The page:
Monday, April 13, 2015

Transhumanism for pets

Photo from Discover magazine

Transhumanism: it's not just for the human anymore.

A couple months back, I wrote about how transhumanism could be applied to our beloved dogs and cats. I now have a real-world example of such a thing that I came across in Discover magazine. Please take a look at the above photo.

That's Brutus. He is a two year-old Rottweiler from Colorado. As a puppy, some dumbass left him outside in below zero temps, resulting in severe frostbite. Brutus had all of his paws amputated. Now, thanks to experts at Colorado State University and funds from a GoFundMe campaign, the Rottweiler has four new prosthetic paws. These prosthetic attachments serve to protect, support, and align his legs to an equal length.

Naturally, Brutus has been undergoing extensive therapy to get him adjusted to walking on his new prosthetics. They are not cybernetic attachments. That means that they do not transmit signals to the dog's brain and therefore he does not feel the ground when he walks. It would take a while for a human to get used to this sensation, let alone a dog. Despite this, Brutus has proven himself to be fairly mobile on the new, artificial paws. He can get around pretty well, as demonstrated by the video at the link. Walking up stairs, getting across hardwood floors, and other actions once prohibitive are now open for the little guy. Soon, trainers will get him to take hikes and play with other dogs.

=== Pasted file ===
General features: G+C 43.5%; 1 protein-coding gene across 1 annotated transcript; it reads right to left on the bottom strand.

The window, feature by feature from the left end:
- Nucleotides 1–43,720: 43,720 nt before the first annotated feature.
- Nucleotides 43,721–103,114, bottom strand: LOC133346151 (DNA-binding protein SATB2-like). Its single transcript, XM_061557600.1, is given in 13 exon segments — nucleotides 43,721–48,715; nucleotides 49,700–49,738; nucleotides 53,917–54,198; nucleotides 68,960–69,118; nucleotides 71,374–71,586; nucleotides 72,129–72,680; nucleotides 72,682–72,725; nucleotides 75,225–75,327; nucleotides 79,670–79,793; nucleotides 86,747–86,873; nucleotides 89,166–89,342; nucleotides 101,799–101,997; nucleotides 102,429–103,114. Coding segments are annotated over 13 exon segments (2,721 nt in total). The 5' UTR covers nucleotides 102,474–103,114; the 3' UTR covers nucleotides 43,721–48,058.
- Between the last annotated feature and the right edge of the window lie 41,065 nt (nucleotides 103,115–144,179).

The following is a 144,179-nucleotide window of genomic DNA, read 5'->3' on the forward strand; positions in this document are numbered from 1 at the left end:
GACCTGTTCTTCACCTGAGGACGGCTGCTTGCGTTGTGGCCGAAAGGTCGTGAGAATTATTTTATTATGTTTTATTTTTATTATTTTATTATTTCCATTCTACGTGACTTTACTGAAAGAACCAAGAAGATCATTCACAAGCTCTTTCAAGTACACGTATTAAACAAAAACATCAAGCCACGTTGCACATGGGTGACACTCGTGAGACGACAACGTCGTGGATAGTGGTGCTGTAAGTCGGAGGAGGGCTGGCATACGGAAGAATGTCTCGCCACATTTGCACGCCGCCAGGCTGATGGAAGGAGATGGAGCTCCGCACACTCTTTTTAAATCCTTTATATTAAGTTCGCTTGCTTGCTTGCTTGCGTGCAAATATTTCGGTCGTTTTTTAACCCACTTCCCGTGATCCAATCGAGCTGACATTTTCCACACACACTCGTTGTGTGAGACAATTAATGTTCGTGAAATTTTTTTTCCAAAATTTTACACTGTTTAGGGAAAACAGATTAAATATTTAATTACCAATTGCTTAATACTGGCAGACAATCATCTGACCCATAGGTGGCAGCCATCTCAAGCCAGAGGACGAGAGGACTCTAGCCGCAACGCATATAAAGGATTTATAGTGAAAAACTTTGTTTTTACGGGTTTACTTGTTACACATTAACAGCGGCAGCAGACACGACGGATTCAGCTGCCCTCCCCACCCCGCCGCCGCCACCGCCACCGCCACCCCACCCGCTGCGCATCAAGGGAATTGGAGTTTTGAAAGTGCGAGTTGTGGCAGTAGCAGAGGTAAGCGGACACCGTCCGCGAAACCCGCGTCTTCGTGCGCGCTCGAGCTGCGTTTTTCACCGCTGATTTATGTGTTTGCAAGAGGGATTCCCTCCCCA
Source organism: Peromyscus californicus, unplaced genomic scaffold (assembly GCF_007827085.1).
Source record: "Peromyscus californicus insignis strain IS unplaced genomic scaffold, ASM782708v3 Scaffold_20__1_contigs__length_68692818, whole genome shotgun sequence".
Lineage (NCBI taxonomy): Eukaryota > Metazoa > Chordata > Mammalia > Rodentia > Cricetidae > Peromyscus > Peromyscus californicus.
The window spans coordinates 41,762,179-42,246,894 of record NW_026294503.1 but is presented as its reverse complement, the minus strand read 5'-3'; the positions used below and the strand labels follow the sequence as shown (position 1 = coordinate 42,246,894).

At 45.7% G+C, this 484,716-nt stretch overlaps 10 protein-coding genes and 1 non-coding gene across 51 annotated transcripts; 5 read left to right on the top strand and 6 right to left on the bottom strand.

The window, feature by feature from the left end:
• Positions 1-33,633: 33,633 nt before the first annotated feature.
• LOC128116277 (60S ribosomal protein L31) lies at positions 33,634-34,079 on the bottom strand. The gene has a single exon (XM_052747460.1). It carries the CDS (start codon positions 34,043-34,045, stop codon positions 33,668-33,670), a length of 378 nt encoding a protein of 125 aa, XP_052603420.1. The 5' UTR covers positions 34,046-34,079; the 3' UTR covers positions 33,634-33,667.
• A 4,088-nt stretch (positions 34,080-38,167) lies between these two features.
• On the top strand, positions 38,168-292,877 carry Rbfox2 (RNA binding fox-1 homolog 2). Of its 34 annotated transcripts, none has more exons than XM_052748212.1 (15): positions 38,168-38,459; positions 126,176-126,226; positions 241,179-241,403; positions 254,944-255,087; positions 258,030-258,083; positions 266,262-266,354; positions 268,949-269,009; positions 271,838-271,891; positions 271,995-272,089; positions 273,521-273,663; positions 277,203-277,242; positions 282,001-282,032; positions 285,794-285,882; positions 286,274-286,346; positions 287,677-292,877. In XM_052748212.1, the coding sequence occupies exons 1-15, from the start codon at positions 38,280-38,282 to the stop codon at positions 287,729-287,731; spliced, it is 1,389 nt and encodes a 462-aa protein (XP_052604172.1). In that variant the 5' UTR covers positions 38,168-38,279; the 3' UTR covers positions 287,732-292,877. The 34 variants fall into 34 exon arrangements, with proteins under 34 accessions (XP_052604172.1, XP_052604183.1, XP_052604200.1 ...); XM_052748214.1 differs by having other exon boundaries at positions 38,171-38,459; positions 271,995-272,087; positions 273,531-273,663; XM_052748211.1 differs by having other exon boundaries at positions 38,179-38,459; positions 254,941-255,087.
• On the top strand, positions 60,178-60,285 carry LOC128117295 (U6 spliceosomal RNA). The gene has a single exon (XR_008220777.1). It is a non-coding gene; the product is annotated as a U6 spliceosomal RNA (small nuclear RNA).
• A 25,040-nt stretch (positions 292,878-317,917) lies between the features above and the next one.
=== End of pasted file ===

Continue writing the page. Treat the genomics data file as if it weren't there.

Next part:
The repeated...and quite frankly tiresome...bleat I hear from anti-transhumanists is that transhumanism is taking away our "humanity" (whatever the hell that means.) I could not disagree more. Transhumanism is made possible by human intelligence. This allows for creative problem solving. Prosthetics, synthetics, cybernetics, and all such augmentations have one thing in common: improve the quality of life for their recipients. That is the fundamental focal point behind all manner of transhumanist achievements and derring-do. Additionally, it sometimes affords us the ability to undertake great acts of compassion for fellow living things that cannot otherwise help themselves.

If that is not an act of pure humanity then I don't know what is.

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